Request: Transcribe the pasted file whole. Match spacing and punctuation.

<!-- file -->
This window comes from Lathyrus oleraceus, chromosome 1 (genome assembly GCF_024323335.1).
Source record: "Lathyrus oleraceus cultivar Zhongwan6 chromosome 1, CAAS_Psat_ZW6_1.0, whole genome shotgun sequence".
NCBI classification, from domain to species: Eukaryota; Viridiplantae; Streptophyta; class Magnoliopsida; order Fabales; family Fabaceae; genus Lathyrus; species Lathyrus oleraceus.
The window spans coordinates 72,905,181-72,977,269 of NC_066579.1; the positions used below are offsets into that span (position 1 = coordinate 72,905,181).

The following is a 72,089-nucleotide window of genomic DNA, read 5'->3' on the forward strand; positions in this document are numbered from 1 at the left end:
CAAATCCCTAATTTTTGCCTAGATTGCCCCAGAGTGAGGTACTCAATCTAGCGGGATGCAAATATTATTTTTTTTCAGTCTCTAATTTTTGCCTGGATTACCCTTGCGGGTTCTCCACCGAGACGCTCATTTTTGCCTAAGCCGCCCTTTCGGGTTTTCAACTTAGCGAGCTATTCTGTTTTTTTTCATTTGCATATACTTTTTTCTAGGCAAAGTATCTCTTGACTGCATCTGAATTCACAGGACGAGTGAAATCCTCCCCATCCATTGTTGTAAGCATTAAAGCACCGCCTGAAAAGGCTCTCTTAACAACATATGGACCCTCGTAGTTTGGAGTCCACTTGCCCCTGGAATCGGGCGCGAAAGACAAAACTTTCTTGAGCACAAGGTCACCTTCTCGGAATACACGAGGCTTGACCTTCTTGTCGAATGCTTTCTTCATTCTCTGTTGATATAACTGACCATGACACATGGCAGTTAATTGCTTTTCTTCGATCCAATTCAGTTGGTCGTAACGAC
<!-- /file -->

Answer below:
This window comes from Lathyrus oleraceus, chromosome 1 (genome assembly GCF_024323335.1).
Source record: "Lathyrus oleraceus cultivar Zhongwan6 chromosome 1, CAAS_Psat_ZW6_1.0, whole genome shotgun sequence".
NCBI classification, from domain to species: Eukaryota; Viridiplantae; Streptophyta; class Magnoliopsida; order Fabales; family Fabaceae; genus Lathyrus; species Lathyrus oleraceus.
The window spans coordinates 72,905,181-72,977,269 of NC_066579.1; the positions used below are offsets into that span (position 1 = coordinate 72,905,181).

The following is a 72,089-nucleotide window of genomic DNA, read 5'->3' on the forward strand; positions in this document are numbered from 1 at the left end:
CAAATCCCTAATTTTTGCCTAGATTGCCCCAGAGTGAGGTACTCAATCTAGCGGGATGCAAATATTATTTTTTTTCAGTCTCTAATTTTTGCCTGGATTACCCTTGCGGGTTCTCCACCGAGACGCTCATTTTTGCCTAAGCCGCCCTTTCGGGTTTTCAACTTAGCGAGCTATTCTGTTTTTTTTCATTTGCATATACTTTTTTCTAGGCAAAGTATCTCTTGACTGCATCTGAATTCACAGGACGAGTGAAATCCTCCCCATCCATTGTTGTAAGCATTAAAGCACCGCCTGAAAAGGCTCTCTTAACAACATATGGACCCTCGTAGTTTGGAGTCCACTTGCCCCTGGAATCGGGCGCGAAAGACAAAACTTTCTTGAGCACAAGGTCACCTTCTCGGAATACACGAGGCTTGACCTTCTTGTCGAATGCTTTCTTCATTCTCTGTTGATATAACTGACCATGACACATGGCAGTTAATTGCTTTTCTTCGATCCAATTCAGTTGGTCGTAACGAC